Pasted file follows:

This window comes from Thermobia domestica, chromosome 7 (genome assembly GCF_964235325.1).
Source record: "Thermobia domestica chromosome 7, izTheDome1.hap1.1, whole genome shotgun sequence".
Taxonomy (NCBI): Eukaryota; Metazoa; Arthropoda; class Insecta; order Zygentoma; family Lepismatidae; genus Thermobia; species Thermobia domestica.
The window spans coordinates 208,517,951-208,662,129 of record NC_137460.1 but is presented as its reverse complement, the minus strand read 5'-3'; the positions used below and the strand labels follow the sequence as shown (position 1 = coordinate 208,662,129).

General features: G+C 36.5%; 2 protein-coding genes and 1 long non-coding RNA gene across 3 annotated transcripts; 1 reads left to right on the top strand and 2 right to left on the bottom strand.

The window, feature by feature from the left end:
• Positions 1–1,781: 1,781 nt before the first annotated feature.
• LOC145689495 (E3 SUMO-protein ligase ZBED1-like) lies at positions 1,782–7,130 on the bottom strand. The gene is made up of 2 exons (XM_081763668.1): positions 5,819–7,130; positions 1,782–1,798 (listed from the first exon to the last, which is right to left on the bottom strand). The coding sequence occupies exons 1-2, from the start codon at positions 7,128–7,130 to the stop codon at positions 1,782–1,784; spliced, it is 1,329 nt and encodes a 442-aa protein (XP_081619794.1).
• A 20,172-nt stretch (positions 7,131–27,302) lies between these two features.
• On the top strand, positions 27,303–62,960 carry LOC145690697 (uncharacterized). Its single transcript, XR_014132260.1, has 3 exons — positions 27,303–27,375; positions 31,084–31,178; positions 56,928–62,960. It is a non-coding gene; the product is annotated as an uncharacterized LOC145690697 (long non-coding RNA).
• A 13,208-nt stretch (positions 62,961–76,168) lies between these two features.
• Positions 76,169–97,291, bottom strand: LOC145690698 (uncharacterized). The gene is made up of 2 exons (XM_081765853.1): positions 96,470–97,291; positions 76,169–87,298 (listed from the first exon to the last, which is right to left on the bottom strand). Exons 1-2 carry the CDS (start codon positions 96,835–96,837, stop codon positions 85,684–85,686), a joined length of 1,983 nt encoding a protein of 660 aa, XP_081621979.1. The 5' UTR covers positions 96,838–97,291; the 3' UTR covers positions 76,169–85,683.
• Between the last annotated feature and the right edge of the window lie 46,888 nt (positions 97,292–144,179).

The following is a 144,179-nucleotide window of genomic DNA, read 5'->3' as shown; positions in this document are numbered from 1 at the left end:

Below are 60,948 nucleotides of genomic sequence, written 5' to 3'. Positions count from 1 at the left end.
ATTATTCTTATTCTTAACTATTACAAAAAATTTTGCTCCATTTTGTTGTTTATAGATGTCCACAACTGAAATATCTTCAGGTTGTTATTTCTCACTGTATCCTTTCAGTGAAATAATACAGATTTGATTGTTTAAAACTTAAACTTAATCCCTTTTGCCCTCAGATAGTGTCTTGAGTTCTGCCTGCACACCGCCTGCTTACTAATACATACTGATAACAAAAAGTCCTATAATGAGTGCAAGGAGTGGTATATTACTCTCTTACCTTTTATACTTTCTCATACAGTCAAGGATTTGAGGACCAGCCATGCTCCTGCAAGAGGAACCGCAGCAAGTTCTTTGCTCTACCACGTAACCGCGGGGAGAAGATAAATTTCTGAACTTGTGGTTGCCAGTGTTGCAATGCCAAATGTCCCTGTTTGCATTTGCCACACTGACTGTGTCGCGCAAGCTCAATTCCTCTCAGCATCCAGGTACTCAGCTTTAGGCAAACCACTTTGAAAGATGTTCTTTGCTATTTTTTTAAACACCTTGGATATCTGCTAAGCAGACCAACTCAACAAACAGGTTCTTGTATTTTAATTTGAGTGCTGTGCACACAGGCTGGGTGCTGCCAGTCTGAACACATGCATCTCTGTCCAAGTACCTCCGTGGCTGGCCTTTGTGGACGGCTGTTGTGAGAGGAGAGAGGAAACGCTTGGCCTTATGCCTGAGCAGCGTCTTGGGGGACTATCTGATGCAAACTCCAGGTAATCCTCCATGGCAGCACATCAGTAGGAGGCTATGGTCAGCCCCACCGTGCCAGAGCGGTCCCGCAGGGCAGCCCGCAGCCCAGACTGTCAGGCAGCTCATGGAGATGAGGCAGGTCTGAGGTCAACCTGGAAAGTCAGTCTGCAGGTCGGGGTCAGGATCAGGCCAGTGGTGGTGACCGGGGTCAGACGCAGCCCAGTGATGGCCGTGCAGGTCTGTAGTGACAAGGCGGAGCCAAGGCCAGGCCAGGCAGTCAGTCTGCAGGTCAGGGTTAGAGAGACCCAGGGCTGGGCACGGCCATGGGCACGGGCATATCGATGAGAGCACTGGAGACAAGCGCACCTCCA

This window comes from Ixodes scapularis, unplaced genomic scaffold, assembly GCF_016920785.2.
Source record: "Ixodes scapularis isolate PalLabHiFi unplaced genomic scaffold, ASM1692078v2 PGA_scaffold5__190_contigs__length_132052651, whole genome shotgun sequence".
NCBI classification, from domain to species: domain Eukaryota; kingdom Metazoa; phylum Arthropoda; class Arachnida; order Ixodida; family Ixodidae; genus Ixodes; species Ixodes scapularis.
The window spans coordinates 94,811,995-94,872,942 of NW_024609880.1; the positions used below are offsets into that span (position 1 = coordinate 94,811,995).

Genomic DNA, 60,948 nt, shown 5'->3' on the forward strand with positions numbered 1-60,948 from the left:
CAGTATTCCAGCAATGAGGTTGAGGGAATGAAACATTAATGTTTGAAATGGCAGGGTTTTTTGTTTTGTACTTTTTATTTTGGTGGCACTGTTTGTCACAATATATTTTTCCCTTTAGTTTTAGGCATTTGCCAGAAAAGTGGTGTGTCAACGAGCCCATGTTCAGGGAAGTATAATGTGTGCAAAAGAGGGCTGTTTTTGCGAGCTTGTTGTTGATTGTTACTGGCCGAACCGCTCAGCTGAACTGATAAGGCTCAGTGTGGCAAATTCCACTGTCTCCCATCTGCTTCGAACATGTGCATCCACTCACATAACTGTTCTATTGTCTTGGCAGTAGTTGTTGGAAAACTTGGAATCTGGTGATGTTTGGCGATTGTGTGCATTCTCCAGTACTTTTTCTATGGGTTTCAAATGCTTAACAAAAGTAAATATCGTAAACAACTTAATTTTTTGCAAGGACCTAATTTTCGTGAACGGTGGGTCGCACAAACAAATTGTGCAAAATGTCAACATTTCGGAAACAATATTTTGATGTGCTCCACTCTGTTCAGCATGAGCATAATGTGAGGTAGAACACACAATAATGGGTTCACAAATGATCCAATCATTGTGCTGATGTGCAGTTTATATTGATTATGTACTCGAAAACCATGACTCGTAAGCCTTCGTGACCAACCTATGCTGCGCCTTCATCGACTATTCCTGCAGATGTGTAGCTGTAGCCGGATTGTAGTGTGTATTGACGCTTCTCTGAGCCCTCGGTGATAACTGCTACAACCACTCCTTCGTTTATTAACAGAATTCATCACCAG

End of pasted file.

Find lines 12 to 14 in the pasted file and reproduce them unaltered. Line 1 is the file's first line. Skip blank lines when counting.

• Positions 76,169–97,291, bottom strand: LOC145690698 (uncharacterized). The gene is made up of 2 exons (XM_081765853.1): positions 96,470–97,291; positions 76,169–87,298 (listed from the first exon to the last, which is right to left on the bottom strand). Exons 1-2 carry the CDS (start codon positions 96,835–96,837, stop codon positions 85,684–85,686), a joined length of 1,983 nt encoding a protein of 660 aa, XP_081621979.1. The 5' UTR covers positions 96,838–97,291; the 3' UTR covers positions 76,169–85,683.
• Between the last annotated feature and the right edge of the window lie 46,888 nt (positions 97,292–144,179).

The following is a 144,179-nucleotide window of genomic DNA, read 5'->3' as shown; positions in this document are numbered from 1 at the left end: